3 decades of service marked by the people met along the way
It was 29 years ago that the late, great Tom Hilliard asked me to become a member of the Hero Fund Commission. I didn’t have a clear idea of what I was getting into, but I trusted Tom. As usual, I was right to do so. When the Hero Fund leadership asked me to serve as President in 2001, I jumped at the chance. Again, it was the right choice. What an incredible two decades it turned out to be! I can describe what made it all so special in just one word: People. But let me divide “people” into three groups.
The first group who lit me up for 29 years actually consists of one person — none other than Andrew Carnegie. The Carnegie Hero Fund is still alive and vigorous after 119 years partly because of his endowment, but mostly because of his brilliant vision. He had such moral and practical clarity to his vision of heroism that it is a joy to work for its realization.
The second group of people who brought joy to this mission are the citizens of what I call Carnegie World. (You, my valued readers, are participants in Carnegie World yourselves.) First among them, and closest to me, are the staff and board members of the Hero Fund, my great companions and friends of 29 years. Some of my closest relationships are with members of this group. I worked with two remarkable chief executives of the Hero Fund, Walter Rutkowski and Eric Zahren. There might not be two more different men on this planet, but each demonstrated superb energy and ability pursuing Andrew Carnegie’s vision. Both became great friends.
Beyond the Hero Fund itself are the people of the other 20 or so Carnegie organizations in the United States, Canada, and Europe. The late Vartan Gregorian of the Carnegie Corporation was especially kind and generous to the Hero Fund, one of the smallest of Andrew Carnegie’s creations, and he was equally so to me. He involved me in his effort to build a community among the Carnegie organizations. It was a mystery why, but I loved being part of what he was doing. This also introduced me to two remarkable great-grandchildren of Andrew Carnegie, Linda Hills and William Thomson. Linda has long been a member of the Hero Fund Commission and Will be a leader in Carnegie World in general. Will laid on some challenging tasks, but the two of them provided energy and vision that made it all easier.
The most important group of people is the third, the Carnegie heroes themselves. It is an honor to understand their stories and deeds and such a pleasure to meet them in person. Occasionally some kind soul will compliment me on the wonderful work of the Hero Fund. I thank them, but quickly add that it is the Carnegie heroes themselves who did the real work and all too often paid a very real price. We are just the scribblers who chronicle their deeds or, in this writer’s case, comment on them. One of the great things about the first two groups of people I am thanking is their respect for and deference to the heroes. It’s not about the Hero Fund, it’s about the heroes.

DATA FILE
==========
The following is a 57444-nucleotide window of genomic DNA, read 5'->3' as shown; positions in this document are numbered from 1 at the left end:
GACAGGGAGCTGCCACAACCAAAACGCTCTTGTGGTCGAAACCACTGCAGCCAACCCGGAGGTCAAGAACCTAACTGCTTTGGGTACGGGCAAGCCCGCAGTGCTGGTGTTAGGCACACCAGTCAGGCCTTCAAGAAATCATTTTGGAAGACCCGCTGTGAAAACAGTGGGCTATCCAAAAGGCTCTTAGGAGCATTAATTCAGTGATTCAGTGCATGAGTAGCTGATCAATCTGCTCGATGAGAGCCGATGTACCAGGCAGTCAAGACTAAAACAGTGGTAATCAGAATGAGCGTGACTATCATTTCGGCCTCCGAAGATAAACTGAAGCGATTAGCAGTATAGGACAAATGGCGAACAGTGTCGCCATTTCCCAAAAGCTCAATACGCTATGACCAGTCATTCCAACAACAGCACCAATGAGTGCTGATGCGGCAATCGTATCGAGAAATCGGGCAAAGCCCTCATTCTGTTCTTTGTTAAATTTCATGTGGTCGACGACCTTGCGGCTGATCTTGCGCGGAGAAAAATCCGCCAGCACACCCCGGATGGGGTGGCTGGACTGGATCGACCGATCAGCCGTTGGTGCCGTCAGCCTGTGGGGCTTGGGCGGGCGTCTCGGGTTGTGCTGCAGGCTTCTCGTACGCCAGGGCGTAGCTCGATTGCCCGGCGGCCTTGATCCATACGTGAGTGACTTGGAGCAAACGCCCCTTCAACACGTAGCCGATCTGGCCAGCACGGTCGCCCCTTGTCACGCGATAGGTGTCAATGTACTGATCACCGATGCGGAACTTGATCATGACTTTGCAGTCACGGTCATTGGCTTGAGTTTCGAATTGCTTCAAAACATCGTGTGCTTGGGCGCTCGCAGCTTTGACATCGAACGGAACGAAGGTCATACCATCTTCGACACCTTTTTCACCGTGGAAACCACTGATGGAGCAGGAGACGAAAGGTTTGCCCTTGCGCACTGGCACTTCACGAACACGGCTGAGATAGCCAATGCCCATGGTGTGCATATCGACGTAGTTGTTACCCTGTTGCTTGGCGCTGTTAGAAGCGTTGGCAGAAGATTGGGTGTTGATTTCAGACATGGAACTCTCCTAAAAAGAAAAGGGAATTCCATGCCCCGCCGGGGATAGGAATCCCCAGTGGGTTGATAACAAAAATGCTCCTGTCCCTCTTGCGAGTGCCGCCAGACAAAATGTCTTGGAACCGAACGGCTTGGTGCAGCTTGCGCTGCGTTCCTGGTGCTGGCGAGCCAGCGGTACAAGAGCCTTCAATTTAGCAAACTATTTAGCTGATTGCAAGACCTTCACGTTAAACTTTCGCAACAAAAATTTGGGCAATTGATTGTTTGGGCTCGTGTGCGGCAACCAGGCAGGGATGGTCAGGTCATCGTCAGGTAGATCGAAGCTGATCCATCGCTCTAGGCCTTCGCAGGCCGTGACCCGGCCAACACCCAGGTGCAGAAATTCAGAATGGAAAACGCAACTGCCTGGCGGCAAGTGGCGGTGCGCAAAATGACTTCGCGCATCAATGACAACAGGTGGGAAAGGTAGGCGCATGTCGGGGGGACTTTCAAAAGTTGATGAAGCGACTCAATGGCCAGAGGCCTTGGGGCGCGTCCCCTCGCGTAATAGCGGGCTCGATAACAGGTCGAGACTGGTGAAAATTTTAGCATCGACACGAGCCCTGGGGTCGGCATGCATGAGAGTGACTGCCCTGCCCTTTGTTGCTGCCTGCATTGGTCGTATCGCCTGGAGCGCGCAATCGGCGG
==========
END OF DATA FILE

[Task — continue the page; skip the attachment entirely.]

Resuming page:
There are tradeoffs in all of this. As stirring and inspirational as the rescues are, the price paid by Carnegie heroes can be steep, and this has had a deep personal impact on me. The hard reality is that about 20 percent of the Carnegie Medal recipients die in the rescue attempt. Others suffer serious injuries and, in my experience, almost all the rescuers have a lot to deal with emotionally in the aftermath. We are still learning about this. Sometimes someone will wonder out loud in my presence if they could have found the courage to perform one of these heroic rescues. I always advise them, “Pray that you never find out.” This heroism thing is a serious business.
I can condense the joys and difficulties of 29 years in one episode, a ceremony awarding the Carnegie Medal to the survivors of 12 coal miners who died attempting a rescue of a co-worker in the Brookwood Mine disaster in 2001.
The families of the rescuers, parents and wives, almost all with children, assembled in the rotunda of the Alabama State Capitol in Montgomery. Alabama Gov. Donald Eugene Siegelman and I presented the Medal to the families — a glorious and excruciating task. The weight of what had been lost hung in the room. What could a handful of medals mean in the face of that? What could my words possibly mean? Fortunately, I could fall back on Merle Travis, America’s true poet laureate. For whatever reason, I had memorized his words:
Where the danger is double and
pleasures are few.
Where the rain never falls and
the sun never shines,
It’s dark as a dungeon way
down in the mine.
I don’t know if this helped the families, but it did stabilize me and help me fight back the coming tears. So, I confessed what I believed, that words and medals could not bring back their sons,
husbands, and fathers. But what the Hero Fund could do, I said, was to recognize and proclaim to the world their heroic deed, performed in the lonely dark of a dungeon more than a thousand feet below the earth. We could pledge that what they had done that day would not be forgotten. It was a terrible scene there, with the grieving families. It was also glorious. It is glorious work to keep that promise to those 12 men and to all the more than 10,000 heroes who have earned the Carnegie Medal.